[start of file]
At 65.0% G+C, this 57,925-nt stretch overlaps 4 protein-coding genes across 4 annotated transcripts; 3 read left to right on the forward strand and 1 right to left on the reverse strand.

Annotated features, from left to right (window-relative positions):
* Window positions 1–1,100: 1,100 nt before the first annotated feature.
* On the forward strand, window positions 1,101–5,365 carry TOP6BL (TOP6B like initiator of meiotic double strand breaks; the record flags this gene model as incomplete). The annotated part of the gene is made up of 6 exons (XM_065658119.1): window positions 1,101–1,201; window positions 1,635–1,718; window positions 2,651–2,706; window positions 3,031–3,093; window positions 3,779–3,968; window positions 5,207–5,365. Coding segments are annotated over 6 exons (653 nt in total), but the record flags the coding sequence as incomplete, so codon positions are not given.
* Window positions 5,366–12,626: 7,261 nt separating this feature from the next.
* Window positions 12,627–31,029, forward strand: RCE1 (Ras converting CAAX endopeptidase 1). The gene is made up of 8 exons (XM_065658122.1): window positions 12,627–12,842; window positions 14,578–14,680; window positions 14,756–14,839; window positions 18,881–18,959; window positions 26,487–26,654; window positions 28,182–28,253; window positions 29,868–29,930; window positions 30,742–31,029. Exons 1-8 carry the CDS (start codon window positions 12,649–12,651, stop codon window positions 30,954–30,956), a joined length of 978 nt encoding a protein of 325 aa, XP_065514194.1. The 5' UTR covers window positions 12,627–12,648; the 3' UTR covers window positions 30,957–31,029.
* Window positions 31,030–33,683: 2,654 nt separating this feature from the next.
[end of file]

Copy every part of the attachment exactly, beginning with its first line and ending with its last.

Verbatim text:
At 65.0% G+C, this 57,925-nt stretch overlaps 4 protein-coding genes across 4 annotated transcripts; 3 read left to right on the forward strand and 1 right to left on the reverse strand.

Annotated features, from left to right (window-relative positions):
* Window positions 1–1,100: 1,100 nt before the first annotated feature.
* On the forward strand, window positions 1,101–5,365 carry TOP6BL (TOP6B like initiator of meiotic double strand breaks; the record flags this gene model as incomplete). The annotated part of the gene is made up of 6 exons (XM_065658119.1): window positions 1,101–1,201; window positions 1,635–1,718; window positions 2,651–2,706; window positions 3,031–3,093; window positions 3,779–3,968; window positions 5,207–5,365. Coding segments are annotated over 6 exons (653 nt in total), but the record flags the coding sequence as incomplete, so codon positions are not given.
* Window positions 5,366–12,626: 7,261 nt separating this feature from the next.
* Window positions 12,627–31,029, forward strand: RCE1 (Ras converting CAAX endopeptidase 1). The gene is made up of 8 exons (XM_065658122.1): window positions 12,627–12,842; window positions 14,578–14,680; window positions 14,756–14,839; window positions 18,881–18,959; window positions 26,487–26,654; window positions 28,182–28,253; window positions 29,868–29,930; window positions 30,742–31,029. Exons 1-8 carry the CDS (start codon window positions 12,649–12,651, stop codon window positions 30,954–30,956), a joined length of 978 nt encoding a protein of 325 aa, XP_065514194.1. The 5' UTR covers window positions 12,627–12,648; the 3' UTR covers window positions 30,957–31,029.
* Window positions 31,030–33,683: 2,654 nt separating this feature from the next.